Stud Hi is a game that most home game players know. The game is played at an eight-handed table and involves five rounds of betting.

Long before Hold 'em became "the game", Stud Hi (also called Seven-Card stud), was what you played when poker night came around. One part skill, one part memory, one part strategy, no parts boring.

Each player starts with two hole cards and one upcard; there are then three more rounds of upcards, with betting after each card, and a final downcard, followed by a final betting round. Each player ends up with seven cards: four face up and three face down. The player holding the best hand using any five of their cards wins the pot. As in Hold 'em, aces play both high and low.

Stud Hi/Lo

Stud Hi/Lo is a variant of Stud Hi. The betting, ante, and bring-in are exactly the same as in Stud Hi

Seven-card Stud Hi/Lo is a variant of Seven-card Stud. The betting, ante, and bring-in are exactly the same as in Seven-card stud. At the showdown, the pot is split between the holder of the highest hand and the holder of the lowest hand, if the low hand qualifies.

To qualify for a low hand, you must have five distinct cards (no pairs), with no card higher than an 8. Straights and flushes do not count against you. The best 5 card low hand is A-2-3-4-5 of any suit. The hand is "ranked" by starting with the highest low card. 7-4-3-2-1 would be considered a 7-low, and would lose to 6-4-3-2-1, a 6-low. If two players each have low hands with the same highest card, the next highest card determines the winner. 7-5-4-3-2 loses to 7-4-3-2-1. If there is no qualifying low hand, the high hand wins the entire pot.

The only betting difference is that fourth street does not offer an optional increase in the betting limit, regardless of any pairs on the board. In Seven-card stud Hi/Lo, the first two betting rounds are always at the lower limit, and the last three always at the higher limit.

Just as in the high version of Seven-card stud, each player starts with two hole cards and one upcard; there are then three more rounds of upcards, with betting after each card, and a final downcard, followed by a final betting round. Each player ends up with seven cards: four face up and three face down.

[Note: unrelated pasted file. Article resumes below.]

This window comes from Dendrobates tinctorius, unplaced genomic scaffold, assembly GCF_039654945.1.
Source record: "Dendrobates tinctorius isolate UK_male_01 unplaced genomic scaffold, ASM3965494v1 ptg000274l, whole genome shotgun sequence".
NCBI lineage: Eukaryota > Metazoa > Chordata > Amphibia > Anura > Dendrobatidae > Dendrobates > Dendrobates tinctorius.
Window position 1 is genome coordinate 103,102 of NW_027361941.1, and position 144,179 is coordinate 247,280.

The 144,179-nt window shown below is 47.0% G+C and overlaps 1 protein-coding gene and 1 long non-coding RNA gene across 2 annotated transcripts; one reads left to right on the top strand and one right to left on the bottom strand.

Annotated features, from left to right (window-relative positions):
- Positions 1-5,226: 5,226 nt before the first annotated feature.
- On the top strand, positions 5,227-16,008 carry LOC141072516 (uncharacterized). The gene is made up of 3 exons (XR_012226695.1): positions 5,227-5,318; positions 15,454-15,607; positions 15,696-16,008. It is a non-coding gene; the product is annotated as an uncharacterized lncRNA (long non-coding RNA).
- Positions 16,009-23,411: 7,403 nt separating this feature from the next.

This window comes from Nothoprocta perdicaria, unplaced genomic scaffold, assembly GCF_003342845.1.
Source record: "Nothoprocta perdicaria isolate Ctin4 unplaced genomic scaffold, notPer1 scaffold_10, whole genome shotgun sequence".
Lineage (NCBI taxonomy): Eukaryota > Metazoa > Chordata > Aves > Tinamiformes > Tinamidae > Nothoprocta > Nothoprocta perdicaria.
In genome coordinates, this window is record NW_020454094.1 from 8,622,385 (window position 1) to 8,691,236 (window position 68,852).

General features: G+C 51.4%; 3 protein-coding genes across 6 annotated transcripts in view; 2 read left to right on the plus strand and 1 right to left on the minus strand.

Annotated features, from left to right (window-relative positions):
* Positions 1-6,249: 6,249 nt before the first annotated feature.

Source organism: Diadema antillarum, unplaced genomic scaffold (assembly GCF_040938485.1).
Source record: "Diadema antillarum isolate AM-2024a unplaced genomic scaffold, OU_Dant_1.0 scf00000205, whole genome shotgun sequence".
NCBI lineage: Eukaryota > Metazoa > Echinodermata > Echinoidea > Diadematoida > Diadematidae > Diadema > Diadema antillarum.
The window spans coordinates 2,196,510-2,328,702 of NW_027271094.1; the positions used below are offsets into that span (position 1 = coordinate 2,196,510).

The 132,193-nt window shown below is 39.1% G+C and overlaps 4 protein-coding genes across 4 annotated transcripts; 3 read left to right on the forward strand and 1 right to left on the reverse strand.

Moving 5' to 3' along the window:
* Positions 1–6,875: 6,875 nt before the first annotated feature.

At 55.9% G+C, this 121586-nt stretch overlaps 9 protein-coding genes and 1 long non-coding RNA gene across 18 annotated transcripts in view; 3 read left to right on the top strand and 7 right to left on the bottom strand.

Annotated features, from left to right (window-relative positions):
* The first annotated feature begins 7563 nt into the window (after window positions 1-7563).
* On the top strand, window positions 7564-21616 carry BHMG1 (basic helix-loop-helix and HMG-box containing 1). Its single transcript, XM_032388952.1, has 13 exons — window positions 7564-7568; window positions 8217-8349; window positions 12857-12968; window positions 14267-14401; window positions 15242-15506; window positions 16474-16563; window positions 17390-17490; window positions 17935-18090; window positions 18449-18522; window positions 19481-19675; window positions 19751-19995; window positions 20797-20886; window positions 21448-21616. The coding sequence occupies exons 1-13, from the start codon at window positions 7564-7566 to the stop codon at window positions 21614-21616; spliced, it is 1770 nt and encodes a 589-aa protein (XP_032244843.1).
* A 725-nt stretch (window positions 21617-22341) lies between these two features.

In Seven-card Stud Hi/Lo, each player forms a high hand and, if possible, a qualifying low hand, using any five of his seven cards. Both the high hand combination and the low hand combination can use the same set of cards, but they don't have to. As in Seven-card Stud, aces play both high and low. You may use an ace as a high card for one hand, and as a low card for another.

Poker Hands

Whichever poker game you are playing, the rankings of the various hands never change. The hands are, in decending order:

Royal Flush:

Ace, King, Queen, Jack & 10 of the same suit.

Straight Flush:

Five cards of the same suit in numerical order.

4 of a Kind:

Four cards of the same numerical value, the highest being 4 Aces.

Full House:

Two of one numerical value and three of another, determined by the value of the trio.

Flush:

Five of the same suit but not numerical order, determined by the highest card or, in the event of a tie, the second highest.

Straight:

Five cards of numerical sequence but not of the same suit, determined by the highest card.

3 of a Kind:

Three of the same value, determined by which is numerically higher.

2 Pairs:

Two different pairs, determined by the highest pair in each hand or, in event of a tie, the second pair.

1 Pair:

Determined by which is higher or, in event of a tie, by the highest card in the hand outside the pair.

High Card:

If none of the above is held, the winner is determined by whoever holds the highest card, or, in the event of a tie, the second highest card.